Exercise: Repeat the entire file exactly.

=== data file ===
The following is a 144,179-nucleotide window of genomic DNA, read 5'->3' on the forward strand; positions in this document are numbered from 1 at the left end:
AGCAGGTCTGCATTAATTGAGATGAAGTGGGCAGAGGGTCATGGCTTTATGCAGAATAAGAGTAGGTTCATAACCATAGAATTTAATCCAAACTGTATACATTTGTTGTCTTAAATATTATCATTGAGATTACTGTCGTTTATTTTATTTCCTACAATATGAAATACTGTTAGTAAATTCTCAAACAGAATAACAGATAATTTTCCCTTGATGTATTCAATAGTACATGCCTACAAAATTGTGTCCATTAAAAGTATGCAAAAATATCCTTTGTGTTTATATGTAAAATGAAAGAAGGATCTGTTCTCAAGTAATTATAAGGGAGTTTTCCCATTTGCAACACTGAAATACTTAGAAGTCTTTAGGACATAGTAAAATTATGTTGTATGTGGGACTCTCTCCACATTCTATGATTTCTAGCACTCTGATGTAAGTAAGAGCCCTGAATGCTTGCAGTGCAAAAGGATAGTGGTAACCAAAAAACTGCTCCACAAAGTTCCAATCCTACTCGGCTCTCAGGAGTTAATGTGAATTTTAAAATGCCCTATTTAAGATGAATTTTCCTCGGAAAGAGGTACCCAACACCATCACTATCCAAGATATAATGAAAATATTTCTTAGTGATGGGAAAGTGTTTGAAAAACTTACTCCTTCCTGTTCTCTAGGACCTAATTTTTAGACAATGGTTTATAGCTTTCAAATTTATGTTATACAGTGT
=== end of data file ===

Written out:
The following is a 144,179-nucleotide window of genomic DNA, read 5'->3' on the forward strand; positions in this document are numbered from 1 at the left end:
AGCAGGTCTGCATTAATTGAGATGAAGTGGGCAGAGGGTCATGGCTTTATGCAGAATAAGAGTAGGTTCATAACCATAGAATTTAATCCAAACTGTATACATTTGTTGTCTTAAATATTATCATTGAGATTACTGTCGTTTATTTTATTTCCTACAATATGAAATACTGTTAGTAAATTCTCAAACAGAATAACAGATAATTTTCCCTTGATGTATTCAATAGTACATGCCTACAAAATTGTGTCCATTAAAAGTATGCAAAAATATCCTTTGTGTTTATATGTAAAATGAAAGAAGGATCTGTTCTCAAGTAATTATAAGGGAGTTTTCCCATTTGCAACACTGAAATACTTAGAAGTCTTTAGGACATAGTAAAATTATGTTGTATGTGGGACTCTCTCCACATTCTATGATTTCTAGCACTCTGATGTAAGTAAGAGCCCTGAATGCTTGCAGTGCAAAAGGATAGTGGTAACCAAAAAACTGCTCCACAAAGTTCCAATCCTACTCGGCTCTCAGGAGTTAATGTGAATTTTAAAATGCCCTATTTAAGATGAATTTTCCTCGGAAAGAGGTACCCAACACCATCACTATCCAAGATATAATGAAAATATTTCTTAGTGATGGGAAAGTGTTTGAAAAACTTACTCCTTCCTGTTCTCTAGGACCTAATTTTTAGACAATGGTTTATAGCTTTCAAATTTATGTTATACAGTGT